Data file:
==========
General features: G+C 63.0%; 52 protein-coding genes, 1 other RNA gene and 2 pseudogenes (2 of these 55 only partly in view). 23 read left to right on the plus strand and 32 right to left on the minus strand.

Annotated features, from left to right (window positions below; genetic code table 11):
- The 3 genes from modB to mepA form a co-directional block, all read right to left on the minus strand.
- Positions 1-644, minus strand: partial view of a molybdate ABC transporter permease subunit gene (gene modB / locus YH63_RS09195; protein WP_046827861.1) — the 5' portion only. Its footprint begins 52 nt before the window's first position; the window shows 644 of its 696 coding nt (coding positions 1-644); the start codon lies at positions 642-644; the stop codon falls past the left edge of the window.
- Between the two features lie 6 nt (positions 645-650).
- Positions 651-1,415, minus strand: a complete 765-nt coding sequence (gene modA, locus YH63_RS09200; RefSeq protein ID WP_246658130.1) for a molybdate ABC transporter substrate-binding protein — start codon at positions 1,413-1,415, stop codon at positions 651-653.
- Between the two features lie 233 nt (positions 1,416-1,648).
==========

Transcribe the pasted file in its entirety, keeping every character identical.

General features: G+C 63.0%; 52 protein-coding genes, 1 other RNA gene and 2 pseudogenes (2 of these 55 only partly in view). 23 read left to right on the plus strand and 32 right to left on the minus strand.

Annotated features, from left to right (window positions below; genetic code table 11):
- The 3 genes from modB to mepA form a co-directional block, all read right to left on the minus strand.
- Positions 1-644, minus strand: partial view of a molybdate ABC transporter permease subunit gene (gene modB / locus YH63_RS09195; protein WP_046827861.1) — the 5' portion only. Its footprint begins 52 nt before the window's first position; the window shows 644 of its 696 coding nt (coding positions 1-644); the start codon lies at positions 642-644; the stop codon falls past the left edge of the window.
- Between the two features lie 6 nt (positions 645-650).
- Positions 651-1,415, minus strand: a complete 765-nt coding sequence (gene modA, locus YH63_RS09200; RefSeq protein ID WP_246658130.1) for a molybdate ABC transporter substrate-binding protein — start codon at positions 1,413-1,415, stop codon at positions 651-653.
- Between the two features lie 233 nt (positions 1,416-1,648).